Ontario government taking action to help newcomers pursue health careers

The In-Demand Skills stream of the Ontario Immigrant Nominee Program will now recognize fifty-six occupations (up from twenty-two), allowing more highly-skilled workers to join the workforce in a shorter period of time. Photo Credit: Adobe Stock Images. 

As Ontario’s public health-care system seeks to grapple with rapidly expanding needs, the demand for qualified industry professionals is also skyrocketing. 

In an attempt to meet this immense challenge, the Ontario government announced last week that it is seeking to enhance the Immigrant Nominee Program. 

The government believes that in pursuing this initiative, it will be able to increase the number of new residents who will be eligible for the In-Demand Skills stream of the program, helping to solve the health-care labour crisis, while simultaneously protecting against immigration fraud. 

“Under the Leadership of Premier Ford, our government is growing our health care workforce to make it easier for people to connect to the care they need for years to come,” said Ontario Deputy Premier and Health Minister Sylvia Jones. “Our bold and innovative changes will continue to break down barriers for internationally trained nurses and make it faster and easier to start providing care to people and families in Ontario.” 

The economic immigration program in Ontario will now allow those who are registered with the College of Nurses of Ontario in designated classes to be exempt from the requirement to present a Bachelor’s degree prior to being admitted into the Ontario Immigrant Nominee Program Express Entry Human Capital Priorities and French-Speaking Skilled Worker streams. 

The government says that nominations will now be accessible to a greater number of nurses who have been educated in other locations, therefore allowing them to begin meeting the healthcare needs of Ontario residents more expeditiously. In addition, the In-Demand Skills stream of the Ontario Immigrant Nominee Program will now recognize fifty-six occupations (up from twenty-two), allowing more highly-skilled workers to join the workforce in a shorter period of time. 

“Throughout our Your Health Plan, our government is taking action to break down barriers and grow our healthcare workforce now, and for years to come,” explained Hannah Jensen, Deputy Communications Director for Hon. Sylvia Jones. “Last year, we registered 17,000 new nurses, nearly half of which are internationally dedicated by making changes to make it easier and faster for internationally educated healthcare workers to register and start to practice in Ontario. [These include] prohibiting health regularly colleges from requiring Canadian work experience for the purpose of registration and accepting language tests approved under the Immigration and Refugee Protection Act [Canada].”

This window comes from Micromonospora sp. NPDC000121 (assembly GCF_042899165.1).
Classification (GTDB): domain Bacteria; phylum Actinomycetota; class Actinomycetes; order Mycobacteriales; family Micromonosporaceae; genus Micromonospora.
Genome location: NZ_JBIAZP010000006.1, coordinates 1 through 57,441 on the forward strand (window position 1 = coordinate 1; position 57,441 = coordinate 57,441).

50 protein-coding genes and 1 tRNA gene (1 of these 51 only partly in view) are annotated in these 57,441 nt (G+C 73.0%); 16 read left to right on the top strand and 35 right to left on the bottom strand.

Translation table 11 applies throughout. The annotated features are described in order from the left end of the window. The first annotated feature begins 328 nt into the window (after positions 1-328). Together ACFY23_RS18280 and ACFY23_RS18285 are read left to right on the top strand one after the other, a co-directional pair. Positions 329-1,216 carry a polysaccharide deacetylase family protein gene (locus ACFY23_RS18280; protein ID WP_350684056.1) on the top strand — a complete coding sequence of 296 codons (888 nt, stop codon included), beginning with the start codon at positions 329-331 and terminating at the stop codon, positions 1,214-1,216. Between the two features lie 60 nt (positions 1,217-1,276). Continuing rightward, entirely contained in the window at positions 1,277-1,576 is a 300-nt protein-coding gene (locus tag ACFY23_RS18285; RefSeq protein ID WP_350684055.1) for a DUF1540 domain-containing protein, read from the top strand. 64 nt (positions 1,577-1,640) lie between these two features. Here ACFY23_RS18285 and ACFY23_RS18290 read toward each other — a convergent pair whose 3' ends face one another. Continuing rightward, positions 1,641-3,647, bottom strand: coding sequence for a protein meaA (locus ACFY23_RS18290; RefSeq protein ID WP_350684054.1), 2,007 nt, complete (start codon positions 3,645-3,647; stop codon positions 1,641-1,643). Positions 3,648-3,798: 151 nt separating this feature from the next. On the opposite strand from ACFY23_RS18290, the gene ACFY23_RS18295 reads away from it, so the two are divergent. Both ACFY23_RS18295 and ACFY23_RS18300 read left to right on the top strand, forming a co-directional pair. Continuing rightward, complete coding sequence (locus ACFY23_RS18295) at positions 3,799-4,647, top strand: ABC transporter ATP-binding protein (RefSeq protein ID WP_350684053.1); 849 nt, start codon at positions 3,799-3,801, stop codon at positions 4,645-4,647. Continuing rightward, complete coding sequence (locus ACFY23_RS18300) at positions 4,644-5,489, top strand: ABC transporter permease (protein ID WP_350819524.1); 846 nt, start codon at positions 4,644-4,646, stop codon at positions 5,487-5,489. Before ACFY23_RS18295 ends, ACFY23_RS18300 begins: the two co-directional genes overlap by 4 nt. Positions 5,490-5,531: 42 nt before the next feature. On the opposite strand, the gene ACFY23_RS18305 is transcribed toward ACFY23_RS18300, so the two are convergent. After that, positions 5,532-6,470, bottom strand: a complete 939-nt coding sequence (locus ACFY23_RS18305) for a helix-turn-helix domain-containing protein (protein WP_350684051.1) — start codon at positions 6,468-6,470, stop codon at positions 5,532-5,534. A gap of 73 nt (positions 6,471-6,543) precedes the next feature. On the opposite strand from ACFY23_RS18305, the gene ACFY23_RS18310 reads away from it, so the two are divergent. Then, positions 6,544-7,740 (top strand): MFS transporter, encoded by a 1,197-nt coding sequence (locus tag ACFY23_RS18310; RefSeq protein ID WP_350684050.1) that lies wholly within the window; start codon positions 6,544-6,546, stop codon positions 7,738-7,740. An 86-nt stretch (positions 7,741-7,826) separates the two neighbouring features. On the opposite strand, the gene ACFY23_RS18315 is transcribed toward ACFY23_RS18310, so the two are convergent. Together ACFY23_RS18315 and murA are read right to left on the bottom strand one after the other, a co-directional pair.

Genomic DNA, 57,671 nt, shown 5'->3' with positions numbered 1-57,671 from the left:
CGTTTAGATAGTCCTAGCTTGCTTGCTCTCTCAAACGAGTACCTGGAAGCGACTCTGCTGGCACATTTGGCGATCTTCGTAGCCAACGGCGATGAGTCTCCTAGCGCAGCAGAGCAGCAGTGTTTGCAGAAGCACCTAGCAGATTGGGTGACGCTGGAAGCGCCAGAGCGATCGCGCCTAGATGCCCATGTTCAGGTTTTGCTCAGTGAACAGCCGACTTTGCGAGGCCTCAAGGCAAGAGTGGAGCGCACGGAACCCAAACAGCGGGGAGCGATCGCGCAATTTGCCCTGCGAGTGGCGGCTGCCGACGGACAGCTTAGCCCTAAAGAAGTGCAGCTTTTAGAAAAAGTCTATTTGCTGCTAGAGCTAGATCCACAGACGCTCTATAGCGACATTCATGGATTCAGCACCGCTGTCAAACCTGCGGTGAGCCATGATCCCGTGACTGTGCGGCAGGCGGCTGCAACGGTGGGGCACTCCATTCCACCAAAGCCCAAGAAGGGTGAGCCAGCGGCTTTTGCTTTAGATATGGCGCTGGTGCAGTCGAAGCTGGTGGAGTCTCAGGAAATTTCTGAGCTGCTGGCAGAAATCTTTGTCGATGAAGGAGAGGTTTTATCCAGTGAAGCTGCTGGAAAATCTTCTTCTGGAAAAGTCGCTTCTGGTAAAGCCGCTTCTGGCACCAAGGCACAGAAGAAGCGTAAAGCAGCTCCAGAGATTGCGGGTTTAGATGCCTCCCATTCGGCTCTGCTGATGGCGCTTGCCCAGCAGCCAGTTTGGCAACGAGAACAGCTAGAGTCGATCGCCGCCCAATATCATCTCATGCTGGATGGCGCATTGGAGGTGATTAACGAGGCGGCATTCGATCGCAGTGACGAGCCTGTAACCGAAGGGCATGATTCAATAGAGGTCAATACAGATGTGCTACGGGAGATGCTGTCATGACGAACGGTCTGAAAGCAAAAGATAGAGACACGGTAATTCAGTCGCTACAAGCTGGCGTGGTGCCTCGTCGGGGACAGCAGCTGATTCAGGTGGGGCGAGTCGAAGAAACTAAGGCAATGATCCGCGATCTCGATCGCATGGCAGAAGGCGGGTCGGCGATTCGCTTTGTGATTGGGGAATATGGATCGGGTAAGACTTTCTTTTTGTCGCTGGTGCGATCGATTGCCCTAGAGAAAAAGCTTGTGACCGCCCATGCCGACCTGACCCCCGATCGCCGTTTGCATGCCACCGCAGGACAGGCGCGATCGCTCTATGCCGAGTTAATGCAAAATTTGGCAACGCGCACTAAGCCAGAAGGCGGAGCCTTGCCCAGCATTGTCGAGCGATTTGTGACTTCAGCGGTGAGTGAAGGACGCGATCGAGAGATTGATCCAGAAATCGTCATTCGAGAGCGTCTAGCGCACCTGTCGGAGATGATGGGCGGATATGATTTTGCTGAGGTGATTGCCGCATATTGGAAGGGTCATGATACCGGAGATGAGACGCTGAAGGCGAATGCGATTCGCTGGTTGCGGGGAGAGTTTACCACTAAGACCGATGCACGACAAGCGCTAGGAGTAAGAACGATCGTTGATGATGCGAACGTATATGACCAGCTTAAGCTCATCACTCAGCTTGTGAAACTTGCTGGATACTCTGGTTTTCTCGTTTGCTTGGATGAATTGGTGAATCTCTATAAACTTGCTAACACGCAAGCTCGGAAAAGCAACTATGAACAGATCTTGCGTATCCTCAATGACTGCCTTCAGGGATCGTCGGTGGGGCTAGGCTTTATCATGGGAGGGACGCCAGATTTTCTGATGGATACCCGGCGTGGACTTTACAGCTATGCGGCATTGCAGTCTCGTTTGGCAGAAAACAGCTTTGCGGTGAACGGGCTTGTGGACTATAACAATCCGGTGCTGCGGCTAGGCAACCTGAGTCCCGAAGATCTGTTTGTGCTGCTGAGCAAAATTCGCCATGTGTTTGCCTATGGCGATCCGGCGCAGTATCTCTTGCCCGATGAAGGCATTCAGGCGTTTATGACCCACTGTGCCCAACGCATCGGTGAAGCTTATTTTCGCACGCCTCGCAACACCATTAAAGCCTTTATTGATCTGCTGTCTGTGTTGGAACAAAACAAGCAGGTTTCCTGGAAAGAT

“We have also broken down barriers for interprovincially educated health care workers, through our government’s As of Right Program which allows health care workers registered in other provinces and territories to immediately start working in Ontario.”

The plans are a part of a broader vision by the Ontario government to allow more professionals who have been outside of Canada to continue practicing various STEM and trades occupations. 

“Newcomers play a crucial role in growing our economy and building a stronger and more inclusive Ontario for all of us,” shared Minister of Labour, Immigration, Training and Skills Development David Piccini. “By expanding the current pathways of this program, we are attracting more top-tier talent to Ontario and removing the barriers they face, while addressing the human resources challenges in health care.” 

 “Our government is making it easier for skilled newcomers to help fill critical gaps and expand our health care workforce in Ontario,” Sam Oosterhoff, MPP for Niagara West, said in celebration of the announcement. “These changes to the Ontario Immigrant Nominee Program will help support internationally educated caregivers on their path to professional practice in Ontario, as well as supporting increased access to doctors, nurses, and other qualified health care professionals in Niagara.”

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